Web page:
Seven steps of threat intelligence
Cybersecurity can be a herculean task at times. Every day, Internet connected companies and organizations endure malicious cyber-attacks from people all around the world. As part of your cybersecurity efforts, you must not only catch the invaders when they attack, but you must do your best to keep them out in the first place. To protect your network, you need threat intelligence and a good set of practices to keep you organized. There are lots of sources, many of them free that will help protect you from future attacks.
There are seven things you should be doing to gather threat intelligence
- Google it
Google or Bing may not explore the dark web, but they are still very useful. They can be used for daily searches, and there should be no exception for cybersecurity. There is plenty intelligence generated every day that we can learn from. You’d be surprised at how much a company can stay ahead of the curve by just using an open web search engine. It’s no replacement for a dedicated threat intelligence provider, but it can’t hurt.
- Learn from others
Talk to other cyber-security people and see what sorts of attacks they are seeing. Sharing information is one of the quickest ways to come up to speed on what to watch out for. Ask questions like, “How did it happen?” “When did the first clue drop?” and “How did the attacker get into the network?” The more you know, the better prepared you are.
- Check Pastebin and GitHub
Pastebin and Github can be a problem for lots of security teams. Personal information, passwords, and other sensitive information show up on Pastebin frequently as it is one of the world’s most popular text sharing websites.
Github, as the world’s biggest code repository, comes with its own set of problems. Anyone can upload source code regularly, which could include either your own stolen proprietary data, or code to exploit vulnerabilities in your systems. Monitor both sites regularly so that you can take appropriate action.
- Check the chatter
Many attacks or breaches are talked about, out in the open, before the attack ever happens. Some of this talk will be out on the open web; the good stuff will be on the dark web. Either way, paying attention to what hacking groups are talking about will keep your team alert and more prepared for any potential security issues.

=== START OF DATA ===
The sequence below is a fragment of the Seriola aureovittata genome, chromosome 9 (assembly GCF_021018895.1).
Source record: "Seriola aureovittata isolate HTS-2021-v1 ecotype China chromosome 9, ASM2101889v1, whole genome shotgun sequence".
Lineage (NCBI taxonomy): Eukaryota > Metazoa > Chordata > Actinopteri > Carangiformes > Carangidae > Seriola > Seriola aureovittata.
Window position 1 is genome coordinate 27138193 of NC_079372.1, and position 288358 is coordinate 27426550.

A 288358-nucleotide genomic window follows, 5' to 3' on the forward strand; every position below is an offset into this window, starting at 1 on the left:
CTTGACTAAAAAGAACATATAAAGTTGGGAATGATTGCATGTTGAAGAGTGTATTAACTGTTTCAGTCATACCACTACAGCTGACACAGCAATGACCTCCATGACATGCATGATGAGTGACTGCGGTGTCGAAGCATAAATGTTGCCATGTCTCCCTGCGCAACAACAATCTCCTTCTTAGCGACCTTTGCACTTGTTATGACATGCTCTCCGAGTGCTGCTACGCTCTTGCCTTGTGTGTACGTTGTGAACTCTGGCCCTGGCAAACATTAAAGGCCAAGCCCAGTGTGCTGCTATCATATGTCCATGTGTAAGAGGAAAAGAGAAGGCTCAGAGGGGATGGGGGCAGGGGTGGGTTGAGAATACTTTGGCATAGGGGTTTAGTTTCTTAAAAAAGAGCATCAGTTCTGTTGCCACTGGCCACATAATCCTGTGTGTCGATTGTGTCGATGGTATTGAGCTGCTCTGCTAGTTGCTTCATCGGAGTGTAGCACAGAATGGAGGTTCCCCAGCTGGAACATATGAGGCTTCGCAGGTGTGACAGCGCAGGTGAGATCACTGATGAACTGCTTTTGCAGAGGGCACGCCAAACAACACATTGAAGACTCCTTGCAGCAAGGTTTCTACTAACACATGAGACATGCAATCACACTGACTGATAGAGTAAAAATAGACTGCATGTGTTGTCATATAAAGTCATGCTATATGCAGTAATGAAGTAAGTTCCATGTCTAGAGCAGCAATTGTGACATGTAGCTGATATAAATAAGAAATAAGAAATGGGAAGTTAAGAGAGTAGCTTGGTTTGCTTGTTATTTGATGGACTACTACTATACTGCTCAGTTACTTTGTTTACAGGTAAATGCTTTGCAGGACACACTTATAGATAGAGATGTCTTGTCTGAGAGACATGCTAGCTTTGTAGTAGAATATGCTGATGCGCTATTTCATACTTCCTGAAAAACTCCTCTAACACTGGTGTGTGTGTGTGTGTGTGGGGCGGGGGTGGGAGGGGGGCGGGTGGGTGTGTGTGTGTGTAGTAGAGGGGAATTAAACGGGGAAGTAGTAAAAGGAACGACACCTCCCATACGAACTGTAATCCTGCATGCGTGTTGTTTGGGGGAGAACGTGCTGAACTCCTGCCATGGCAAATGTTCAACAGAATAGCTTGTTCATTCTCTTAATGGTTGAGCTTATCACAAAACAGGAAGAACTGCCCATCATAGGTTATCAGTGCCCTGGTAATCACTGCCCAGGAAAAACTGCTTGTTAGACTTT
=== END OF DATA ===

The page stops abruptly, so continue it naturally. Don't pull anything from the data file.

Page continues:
- IOCs are your friend
Your team should always have indicators of compromise (IOC) at the top of mind. If people are connecting to your network from strange places or strange IP addresses, you just might be under attack. You need to have indicators in place to give you early warning of malicious activity.
- Know your TTPs
To protect yourself from attacks, you must think like the bad guys. What are your vulnerabilities? How are they going to get in? Try this yourself, then try using the attacks that a bad guy might use, their Tactics, Techniques and Procedures (TTP). Since much of this information is freely available and discussed on the internet, your team can get in the mindset of the potential attackers. By preparing for all your “what-if” scenarios, your team will sleep safer at night and can do their job more effectively.
- Know That Anything Goes
Since no problem is ever solved by the mindset that created it, your team needs to be flexible in their thinking and not close minded to the fact that there may be other ways of attacking the network. While many attackers will operate with similar patterns and TTPs, some will not. A good rule of thumb is to not rule out any possibilities, no matter how implausible, without a proper investigation first.
By following these seven steps, your network will be more secure. This is not to say you will never get attacked, but this should make you more aware when you are.